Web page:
CLINTON HILL — A new mural outside the former "Broken Angel House" traces the history of the building that served as the backdrop to "Dave Chappelle's Block Party" as its new owners convert the neighborhood landmark to condominiums.
The mural, commissioned by the site's developers Barrett Design and Development, was created by a group of sixth- and seventh-graders who grew up in the neighborhood.
The team, led by former Pratt student and artist Misha Tyutyunik and organized by mural arts group Groundswell, researched the history of the 4 Downing St. location to map out a timeline.
They found that the site was originally a farm in the 1800s before it was turned into a tenement building and later an office for trolley cars. It was then converted back into a residential building until it was abandoned and sold in 1979 to artist Arthur Wood for $2,000.
Wood and his wife transformed the space into a work of art, adding asymmetrical towers, bizarre angles, brick wings and stained glass made of broken bottles, naming the space "Broken Angel."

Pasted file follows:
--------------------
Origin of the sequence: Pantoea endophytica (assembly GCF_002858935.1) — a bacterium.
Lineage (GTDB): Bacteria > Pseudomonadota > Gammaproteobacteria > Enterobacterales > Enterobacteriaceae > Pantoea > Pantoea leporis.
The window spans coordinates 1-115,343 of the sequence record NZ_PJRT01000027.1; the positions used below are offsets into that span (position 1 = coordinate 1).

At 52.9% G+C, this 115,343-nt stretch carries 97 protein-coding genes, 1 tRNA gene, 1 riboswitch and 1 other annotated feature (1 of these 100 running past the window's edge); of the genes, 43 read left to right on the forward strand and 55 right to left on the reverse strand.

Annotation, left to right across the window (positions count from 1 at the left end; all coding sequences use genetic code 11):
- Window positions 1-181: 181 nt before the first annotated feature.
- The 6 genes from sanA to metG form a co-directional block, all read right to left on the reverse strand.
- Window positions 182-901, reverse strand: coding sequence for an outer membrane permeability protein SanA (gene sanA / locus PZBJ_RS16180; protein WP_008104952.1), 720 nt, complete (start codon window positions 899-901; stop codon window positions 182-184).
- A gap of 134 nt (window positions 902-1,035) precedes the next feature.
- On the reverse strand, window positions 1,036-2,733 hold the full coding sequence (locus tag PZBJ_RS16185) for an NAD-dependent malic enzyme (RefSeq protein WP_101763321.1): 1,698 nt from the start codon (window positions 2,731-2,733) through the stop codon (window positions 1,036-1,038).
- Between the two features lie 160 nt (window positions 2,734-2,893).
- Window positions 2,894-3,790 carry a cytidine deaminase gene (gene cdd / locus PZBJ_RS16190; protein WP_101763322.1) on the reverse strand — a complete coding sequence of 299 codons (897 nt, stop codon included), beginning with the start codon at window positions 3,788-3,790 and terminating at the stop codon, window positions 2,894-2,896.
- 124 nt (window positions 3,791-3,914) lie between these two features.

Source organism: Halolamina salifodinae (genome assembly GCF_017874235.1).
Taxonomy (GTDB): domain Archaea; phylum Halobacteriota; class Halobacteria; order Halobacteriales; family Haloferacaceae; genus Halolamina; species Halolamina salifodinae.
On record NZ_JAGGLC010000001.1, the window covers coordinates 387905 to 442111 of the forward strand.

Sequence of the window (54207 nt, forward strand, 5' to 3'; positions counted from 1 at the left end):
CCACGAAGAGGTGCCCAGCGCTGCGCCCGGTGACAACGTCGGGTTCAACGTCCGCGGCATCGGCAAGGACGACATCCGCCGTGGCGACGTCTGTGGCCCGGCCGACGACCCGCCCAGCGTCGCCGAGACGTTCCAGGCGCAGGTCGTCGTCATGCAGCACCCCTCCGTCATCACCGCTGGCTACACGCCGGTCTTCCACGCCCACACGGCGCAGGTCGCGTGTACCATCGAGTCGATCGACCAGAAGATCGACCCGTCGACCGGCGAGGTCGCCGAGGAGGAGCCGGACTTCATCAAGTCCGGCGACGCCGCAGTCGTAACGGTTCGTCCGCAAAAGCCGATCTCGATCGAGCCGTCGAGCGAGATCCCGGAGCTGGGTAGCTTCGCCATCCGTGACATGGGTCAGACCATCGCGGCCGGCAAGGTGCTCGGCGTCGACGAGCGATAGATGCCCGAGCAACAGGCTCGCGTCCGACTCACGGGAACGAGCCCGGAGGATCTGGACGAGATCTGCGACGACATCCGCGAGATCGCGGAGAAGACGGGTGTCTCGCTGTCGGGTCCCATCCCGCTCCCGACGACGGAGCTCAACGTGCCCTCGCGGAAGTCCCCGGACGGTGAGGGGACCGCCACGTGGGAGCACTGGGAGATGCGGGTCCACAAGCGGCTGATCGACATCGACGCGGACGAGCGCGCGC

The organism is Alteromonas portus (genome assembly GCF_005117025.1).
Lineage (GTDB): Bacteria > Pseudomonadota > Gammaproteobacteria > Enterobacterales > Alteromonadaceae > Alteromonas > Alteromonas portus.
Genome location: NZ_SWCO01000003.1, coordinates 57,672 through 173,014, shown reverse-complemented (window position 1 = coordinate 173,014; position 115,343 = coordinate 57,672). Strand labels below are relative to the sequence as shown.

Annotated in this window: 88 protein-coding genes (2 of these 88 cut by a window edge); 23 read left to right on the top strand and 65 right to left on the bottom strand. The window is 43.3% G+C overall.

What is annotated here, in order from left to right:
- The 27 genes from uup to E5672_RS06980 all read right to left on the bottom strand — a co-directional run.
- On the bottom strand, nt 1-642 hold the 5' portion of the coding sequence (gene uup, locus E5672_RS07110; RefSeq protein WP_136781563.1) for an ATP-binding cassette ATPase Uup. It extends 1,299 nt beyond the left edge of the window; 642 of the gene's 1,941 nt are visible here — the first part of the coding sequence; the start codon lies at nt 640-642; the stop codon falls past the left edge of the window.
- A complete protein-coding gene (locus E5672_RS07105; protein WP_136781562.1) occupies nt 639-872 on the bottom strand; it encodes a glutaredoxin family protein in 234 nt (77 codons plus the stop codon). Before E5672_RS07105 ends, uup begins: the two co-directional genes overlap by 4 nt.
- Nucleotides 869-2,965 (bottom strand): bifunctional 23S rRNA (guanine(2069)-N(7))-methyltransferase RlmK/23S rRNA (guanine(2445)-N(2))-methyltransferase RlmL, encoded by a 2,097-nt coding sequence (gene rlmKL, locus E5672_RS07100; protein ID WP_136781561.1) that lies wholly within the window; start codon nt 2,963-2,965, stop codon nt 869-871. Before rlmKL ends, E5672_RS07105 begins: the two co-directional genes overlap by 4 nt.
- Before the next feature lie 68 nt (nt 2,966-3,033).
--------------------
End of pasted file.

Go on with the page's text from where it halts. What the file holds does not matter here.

After a 2006 fire, the Department of Buildings inspected the house and deemed it unsafe, ordering Wood and his wife to vacate.
The building sold to Barrett Design earlier this year for $4.1 million and the space will be converted into eight condos featuring garden units and rooftop terraces, according to Barrett Design. The Broken Angel house itself no longer exists.
The recently completed design for the 32-foot-long temporary wall features trolley cars, farmers, a block part and a large statue of a blue angel.
"These kids grew up with the Broken Angel House and it was sort of urban myth for them," Tyutyunik said. "They called it the ghost house and most of them knew Arthur as an eccentric neighborhood artist."
"But they also understood that the structure was no longer safe and that there was hope for its future if it were upgraded."
The artists named the mural not after Wood's iconic structure but for the building's address — calling it "The Seasons of 4 Downing."
"We wanted a name the represented the past, present and the future of the building," Tyutyunik said.